Why Data Teams Are Adopting Declarative Pipelines

To understand the trend in declarative data transformation / DataOps product offerings, one simply needs to examine the evolution of the DevOps discipline.

Consider the Chef / Puppet / Ansible family of tools. These tools provide configuration management for cloud infrastructure. They predominantly follow an imperative approach, focusing on running the user-provided scripts as-is on multiple nodes, rather than guaranteeing the correctness of the end state. Users are largely responsible for failure recovery, health checking, resource provisioning, and deployment automation.

Terraform came along after those, introducing a declarative approach that emphasizes where the system should end up as opposed to how it should get there. Later, Kubernetes continued this evolution by introducing additional high-level declarative constructs, integrating features like failure recovery, blue-green deployments, and more. Both Terraform and Kubernetes must maintain internal state to facilitate these capabilities.

In this post, I draw a parallel between the Data Transformation and the DevOps worlds, exploring the evolution from imperative stateless solutions to declarative stateful ones and why it matters.

Imperative and Stateless Data Transformation

Stateless data transformation refers to a transformation process that doesn't retain any information about its invocations.

This implies that each execution of such a transformation is “forgetful,” behaving as if no prior invocations have occurred. One well-known example of a tool that falls into this category is dbt.

The appeal of tools using this approach is understandable. The implementation is straightforward, making it simple to explain the tool to users as it doesn't do much beyond executing the user-provided SQL code in the correct order.

Therefore, stateless data transformation is also inherently imperative, meaning that users need to specify how the desired state should be achieved rather than focusing on what this state should be.

Maintaining state is not an easy task. Developers have to worry about the consistency of the persisted state, failure recovery, and account for migrations as the product evolves. Users must consider where the state will be stored and manage additional configuration overhead.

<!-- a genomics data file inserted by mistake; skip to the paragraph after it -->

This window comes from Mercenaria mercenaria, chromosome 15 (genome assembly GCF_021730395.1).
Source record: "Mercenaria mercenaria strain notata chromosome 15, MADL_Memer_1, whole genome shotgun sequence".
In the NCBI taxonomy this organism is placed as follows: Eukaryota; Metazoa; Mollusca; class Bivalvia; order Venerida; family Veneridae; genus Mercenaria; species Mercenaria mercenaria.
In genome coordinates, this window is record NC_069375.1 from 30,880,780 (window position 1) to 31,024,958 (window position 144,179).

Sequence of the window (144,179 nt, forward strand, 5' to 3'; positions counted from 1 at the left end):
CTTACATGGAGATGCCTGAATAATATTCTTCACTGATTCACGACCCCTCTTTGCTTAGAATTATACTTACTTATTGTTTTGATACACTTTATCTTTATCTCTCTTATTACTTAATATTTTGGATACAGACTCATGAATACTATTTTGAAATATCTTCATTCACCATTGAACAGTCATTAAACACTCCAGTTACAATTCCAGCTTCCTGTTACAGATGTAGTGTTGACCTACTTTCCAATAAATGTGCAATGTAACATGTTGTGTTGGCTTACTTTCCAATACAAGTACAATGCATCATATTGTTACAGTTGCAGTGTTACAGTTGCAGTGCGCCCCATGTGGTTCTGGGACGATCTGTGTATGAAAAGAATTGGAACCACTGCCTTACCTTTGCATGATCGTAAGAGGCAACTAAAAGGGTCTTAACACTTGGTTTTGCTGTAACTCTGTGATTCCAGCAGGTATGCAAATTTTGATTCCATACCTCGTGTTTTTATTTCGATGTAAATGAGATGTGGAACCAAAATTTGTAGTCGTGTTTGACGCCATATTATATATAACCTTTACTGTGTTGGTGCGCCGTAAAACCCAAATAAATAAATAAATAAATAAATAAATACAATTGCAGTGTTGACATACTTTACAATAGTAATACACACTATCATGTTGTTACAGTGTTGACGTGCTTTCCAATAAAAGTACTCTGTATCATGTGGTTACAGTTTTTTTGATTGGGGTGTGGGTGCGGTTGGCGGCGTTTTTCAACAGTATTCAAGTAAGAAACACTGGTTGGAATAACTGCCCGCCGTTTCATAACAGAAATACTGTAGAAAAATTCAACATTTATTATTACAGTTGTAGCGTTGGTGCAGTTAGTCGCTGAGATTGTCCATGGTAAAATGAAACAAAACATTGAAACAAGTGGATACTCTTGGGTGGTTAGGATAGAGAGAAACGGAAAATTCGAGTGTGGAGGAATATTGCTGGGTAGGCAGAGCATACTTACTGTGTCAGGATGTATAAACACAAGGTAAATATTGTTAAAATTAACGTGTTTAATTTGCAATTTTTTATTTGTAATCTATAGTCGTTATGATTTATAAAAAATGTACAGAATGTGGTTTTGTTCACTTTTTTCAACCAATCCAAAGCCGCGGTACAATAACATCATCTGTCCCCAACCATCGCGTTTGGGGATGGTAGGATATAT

However, real-world use cases often demand capabilities that go beyond simply running things in the correct order. Features like data completeness, incremental processing, versioning, and deployments are all stateful by nature. When using stateless tools, users are compelled to build some of these capabilities themselves or accept a substantial bill from their cloud data provider as well as testing code changes directly in production.

Furthermore, the stateless process must operate under the assumption that the user-defined transformations are always idempotent, meaning that running them repeatedly yields the same outcome. As it happens, more advanced data loading patterns, such as incremental loads, are only sometimes idempotent.

In summary, any data transformation product aiming to be a “Terraform for data” must handle state in some way or another.

Declarative and Stateful Data Transformation

The alternative to the imperative stateless data transformation process is the declarative stateful one.

It focuses on achieving the desired state of data in the most efficient and secure manner, rather than relying on a user to figure it out on their own.

For example, SQLMesh maintains internal state to keep track of the following: